Creating a Sortable User Selector form control in Kentico


Form controls are a powerful component of Kentico. By creating these custom interfaces, developers can provide an intuitive and dynamic experience for their users. While Kentico has many controls out of the box, projects often require more complex solutions to achieves specific goals. In this blog, I’ll show you how to create a form control that allows drag & drop ordering for multiple objects.

Creating custom form controls is a big part of a developer’s job when they are creating enterprise applications. Because each project is different in how they consume and use information, customizing the editing experience is a key step to ensuring user satisfaction and usability. For the Kentico Consultants, helping developers architect and implement these solutions is an everyday thing.

Recently, Richard Sustek from our Consulting was presented with creating a sortable object selector for a client. The goal was to create an interface where users could select multiple objects, and sort them using drag and drop functionality. In this blog, I’ll walk you through the solution we provided to hopefully help you in your projects, as well.


This control has several parts to achieve the desired functionality. I will highlight many of these in this article. You can view the full source of the control to see the entire solution/functionality.

Create user control

The first step was to create the user control. In my CMSFormControls/Custom folder, I created a new user control for my selector. I opted to create the control within a sub folder, to organize my supporting files.

New folder

Control properties

The next step was the create the form control properties. These objects defined what type of objects the control collected and stored. Because the goal was a universal control for any object type supported by the uniselector, I had to specify userinfo-specific classes in my implementation.

        /// <summary>         /// Represents display name of item         /// </summary>         public string DisplayColumnName         {             get             {                 return "UserName";             }         }         /// <summary>         /// Represents returned value of item         /// </summary>         public string ValueColumnName         {             get             {                 return "UserID";             }         }         /// <summary>         /// Casts given dataSource to appropriate BaseInfo type         /// </summary>         private InfoDataSet<UserInfo> GetDataSource(object dataSource)         {             return (InfoDataSet<UserInfo>)dataSource;         }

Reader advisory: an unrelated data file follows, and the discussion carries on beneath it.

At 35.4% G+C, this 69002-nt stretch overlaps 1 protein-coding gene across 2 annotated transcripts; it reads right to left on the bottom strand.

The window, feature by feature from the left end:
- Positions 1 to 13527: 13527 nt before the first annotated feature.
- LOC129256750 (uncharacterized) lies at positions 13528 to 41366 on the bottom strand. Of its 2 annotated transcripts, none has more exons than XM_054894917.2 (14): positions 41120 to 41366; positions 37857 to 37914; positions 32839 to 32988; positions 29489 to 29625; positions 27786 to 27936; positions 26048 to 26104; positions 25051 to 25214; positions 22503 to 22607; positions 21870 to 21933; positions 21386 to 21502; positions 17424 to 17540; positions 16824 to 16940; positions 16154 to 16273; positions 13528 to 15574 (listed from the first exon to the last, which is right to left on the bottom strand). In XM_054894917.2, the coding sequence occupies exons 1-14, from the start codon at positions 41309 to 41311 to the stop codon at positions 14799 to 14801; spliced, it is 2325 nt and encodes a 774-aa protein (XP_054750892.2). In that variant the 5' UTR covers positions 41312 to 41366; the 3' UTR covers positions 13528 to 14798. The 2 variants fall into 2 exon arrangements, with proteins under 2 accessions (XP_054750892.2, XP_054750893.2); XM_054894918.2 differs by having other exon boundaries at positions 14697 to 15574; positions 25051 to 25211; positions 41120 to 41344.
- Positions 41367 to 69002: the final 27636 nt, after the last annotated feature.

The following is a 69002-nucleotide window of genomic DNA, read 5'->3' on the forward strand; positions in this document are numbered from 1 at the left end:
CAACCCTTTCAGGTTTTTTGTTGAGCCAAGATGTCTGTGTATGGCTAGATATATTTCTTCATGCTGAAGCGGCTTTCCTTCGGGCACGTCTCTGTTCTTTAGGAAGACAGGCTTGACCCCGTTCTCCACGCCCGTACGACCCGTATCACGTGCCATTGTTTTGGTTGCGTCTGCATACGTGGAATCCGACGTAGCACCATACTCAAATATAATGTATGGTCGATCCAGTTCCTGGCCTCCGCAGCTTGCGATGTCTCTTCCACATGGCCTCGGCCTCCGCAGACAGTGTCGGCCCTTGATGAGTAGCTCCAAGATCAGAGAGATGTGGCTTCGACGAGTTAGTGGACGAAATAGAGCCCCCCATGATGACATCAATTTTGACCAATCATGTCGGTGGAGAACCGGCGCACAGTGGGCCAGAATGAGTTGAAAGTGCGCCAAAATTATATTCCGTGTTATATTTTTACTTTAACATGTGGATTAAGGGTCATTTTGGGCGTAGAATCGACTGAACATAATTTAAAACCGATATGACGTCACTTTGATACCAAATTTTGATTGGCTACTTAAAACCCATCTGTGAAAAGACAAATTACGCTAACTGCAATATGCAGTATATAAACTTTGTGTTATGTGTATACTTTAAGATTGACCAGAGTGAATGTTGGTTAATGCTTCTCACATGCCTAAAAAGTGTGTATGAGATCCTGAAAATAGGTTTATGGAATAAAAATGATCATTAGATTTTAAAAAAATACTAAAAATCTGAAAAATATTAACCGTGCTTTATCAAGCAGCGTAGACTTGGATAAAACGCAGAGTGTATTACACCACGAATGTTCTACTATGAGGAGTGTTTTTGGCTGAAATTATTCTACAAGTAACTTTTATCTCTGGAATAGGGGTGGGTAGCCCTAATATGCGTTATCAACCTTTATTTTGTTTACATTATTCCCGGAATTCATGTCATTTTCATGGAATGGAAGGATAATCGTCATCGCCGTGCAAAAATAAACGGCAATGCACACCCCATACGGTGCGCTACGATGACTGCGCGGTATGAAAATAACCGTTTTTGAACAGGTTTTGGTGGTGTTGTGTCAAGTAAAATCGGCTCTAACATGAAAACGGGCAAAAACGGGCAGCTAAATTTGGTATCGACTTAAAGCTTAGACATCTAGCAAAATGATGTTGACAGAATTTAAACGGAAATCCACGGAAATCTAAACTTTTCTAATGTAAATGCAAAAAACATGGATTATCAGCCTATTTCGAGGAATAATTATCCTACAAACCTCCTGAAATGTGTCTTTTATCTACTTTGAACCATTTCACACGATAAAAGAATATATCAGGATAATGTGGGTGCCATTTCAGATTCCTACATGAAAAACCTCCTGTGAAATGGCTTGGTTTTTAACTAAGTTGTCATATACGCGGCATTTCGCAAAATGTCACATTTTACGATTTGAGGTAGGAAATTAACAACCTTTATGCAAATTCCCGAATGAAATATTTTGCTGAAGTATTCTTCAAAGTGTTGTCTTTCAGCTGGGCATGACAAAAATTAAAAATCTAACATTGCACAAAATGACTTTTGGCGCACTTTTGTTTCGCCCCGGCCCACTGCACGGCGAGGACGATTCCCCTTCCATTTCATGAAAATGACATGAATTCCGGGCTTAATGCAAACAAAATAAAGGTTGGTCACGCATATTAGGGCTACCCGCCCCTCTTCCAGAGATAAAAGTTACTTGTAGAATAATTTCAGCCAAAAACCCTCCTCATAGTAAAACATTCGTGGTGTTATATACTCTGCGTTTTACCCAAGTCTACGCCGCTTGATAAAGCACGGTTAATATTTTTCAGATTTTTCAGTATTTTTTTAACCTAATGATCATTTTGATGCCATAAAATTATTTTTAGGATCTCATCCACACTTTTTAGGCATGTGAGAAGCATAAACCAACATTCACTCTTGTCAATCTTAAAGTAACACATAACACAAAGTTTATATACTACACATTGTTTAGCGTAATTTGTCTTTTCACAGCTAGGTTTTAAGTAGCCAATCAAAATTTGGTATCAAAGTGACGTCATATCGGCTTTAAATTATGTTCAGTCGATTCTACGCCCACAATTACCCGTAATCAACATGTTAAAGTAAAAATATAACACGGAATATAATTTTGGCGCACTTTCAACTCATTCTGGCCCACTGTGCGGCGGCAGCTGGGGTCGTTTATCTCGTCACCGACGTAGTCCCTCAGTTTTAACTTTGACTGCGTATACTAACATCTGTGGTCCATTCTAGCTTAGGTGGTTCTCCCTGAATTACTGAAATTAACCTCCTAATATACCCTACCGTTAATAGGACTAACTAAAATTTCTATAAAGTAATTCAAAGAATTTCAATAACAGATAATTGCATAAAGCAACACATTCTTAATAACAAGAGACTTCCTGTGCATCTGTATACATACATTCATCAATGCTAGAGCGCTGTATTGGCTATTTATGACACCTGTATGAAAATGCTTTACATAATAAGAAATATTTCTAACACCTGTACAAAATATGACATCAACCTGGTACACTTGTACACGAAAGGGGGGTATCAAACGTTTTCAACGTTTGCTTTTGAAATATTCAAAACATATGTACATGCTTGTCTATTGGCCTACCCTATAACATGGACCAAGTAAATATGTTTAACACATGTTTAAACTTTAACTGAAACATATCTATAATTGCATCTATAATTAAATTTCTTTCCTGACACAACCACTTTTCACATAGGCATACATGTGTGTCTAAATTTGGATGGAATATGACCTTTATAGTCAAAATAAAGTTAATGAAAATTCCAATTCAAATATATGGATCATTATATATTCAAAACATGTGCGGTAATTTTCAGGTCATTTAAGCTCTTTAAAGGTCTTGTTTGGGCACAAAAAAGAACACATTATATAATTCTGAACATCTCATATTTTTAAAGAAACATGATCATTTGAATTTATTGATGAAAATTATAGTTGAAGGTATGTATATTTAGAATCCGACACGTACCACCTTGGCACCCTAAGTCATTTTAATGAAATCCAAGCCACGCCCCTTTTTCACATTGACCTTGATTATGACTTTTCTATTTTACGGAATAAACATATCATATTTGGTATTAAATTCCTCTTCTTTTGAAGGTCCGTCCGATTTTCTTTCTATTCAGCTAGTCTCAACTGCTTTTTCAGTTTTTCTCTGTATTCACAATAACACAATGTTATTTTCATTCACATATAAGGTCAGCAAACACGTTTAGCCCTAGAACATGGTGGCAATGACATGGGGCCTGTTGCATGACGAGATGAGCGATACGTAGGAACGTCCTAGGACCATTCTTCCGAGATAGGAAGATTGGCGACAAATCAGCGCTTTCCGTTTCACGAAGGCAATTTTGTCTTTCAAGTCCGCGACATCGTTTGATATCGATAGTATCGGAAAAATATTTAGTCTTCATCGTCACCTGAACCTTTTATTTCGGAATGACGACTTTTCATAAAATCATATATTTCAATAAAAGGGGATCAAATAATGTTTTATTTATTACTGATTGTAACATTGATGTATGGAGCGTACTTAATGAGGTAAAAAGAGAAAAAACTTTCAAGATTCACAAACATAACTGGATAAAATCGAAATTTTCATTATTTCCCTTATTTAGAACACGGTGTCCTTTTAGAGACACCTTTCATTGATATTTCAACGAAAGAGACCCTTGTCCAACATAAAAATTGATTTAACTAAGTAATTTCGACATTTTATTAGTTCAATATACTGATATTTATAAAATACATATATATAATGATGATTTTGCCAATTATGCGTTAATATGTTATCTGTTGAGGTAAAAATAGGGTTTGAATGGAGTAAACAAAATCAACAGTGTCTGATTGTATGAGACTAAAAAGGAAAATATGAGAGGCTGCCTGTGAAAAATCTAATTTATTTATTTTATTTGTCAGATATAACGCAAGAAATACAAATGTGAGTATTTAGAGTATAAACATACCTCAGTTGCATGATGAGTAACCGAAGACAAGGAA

Control layout

On the control, I registered the uniselector control and set the properties. This control is a standard part of many Kentico forms and allows the selection of objects from a collection.

<%@ Register Src="~/CMSAdminControls/UI/UniSelector/UniSelector.ascx" TagName="UniSelector" TagPrefix="cms" %> <cms:UniSelector ID="MultipleSelector" runat="server" RememberOriginalValue="true" ObjectType="cms.user" AdditionalColumns="UserName" SelectionMode="Multiple" ReturnColumnName="UserID" />

Next, I added a repeater to display the selected items. This list would be populated when a user selects the objects in the uniselector.

        <asp:Repeater runat="server" ID="ItemList">             <ItemTemplate>                 <li id='<%# SortableItemIDPrefix %><%# Container.ItemIndex + 1 %>' data-display='<%# Eval("ItemText") %>' data-value='<%# Eval("ItemValue") %>' class="sortedItem"><%# Eval("ItemText") %><span><i aria-hidden="true" class="RemoveItem icon-bin cms-icon-50"></i></span></li>             </ItemTemplate>         </asp:Repeater>

Populating the repeater

To populate the selected items, I added the following code the SelectionChanged event for the uniselector. This code gets the selected items and creates a ListItem collection to populate the ItemList repeater datasource property.

           // get all selected items            var itemsDS = GetDataSource(this.MultipleSelector.UniGrid.DataSource);             // prepare Value for uniselector "preselection"            var uniValue = "";             if (itemsDS != null)            {                 // add each item to the sortable list                var itemList = new List<Item>();                foreach (var item in itemsDS)                {                    itemList.Add(new Item() { ItemText = item.GetStringValue(DisplayColumnName, ""), ItemValue = item.GetStringValue(ValueColumnName, "") });                    uniValue += item.GetStringValue(ValueColumnName, "") + itemSeparator;                }                 // assign items to list                ItemList.DataSource = itemList;                ItemList.DataBind();            }             // assign value to uni selector            this.MultipleSelector.Value = uniValue;

Add JavaScript

Another important piece was controlling how the uniselector and repeater worked together. This required some complex JavaScript to control how the control looked, as well as how it functioned.  There was a lot of code added, but it’s commented to help you understand what each section does.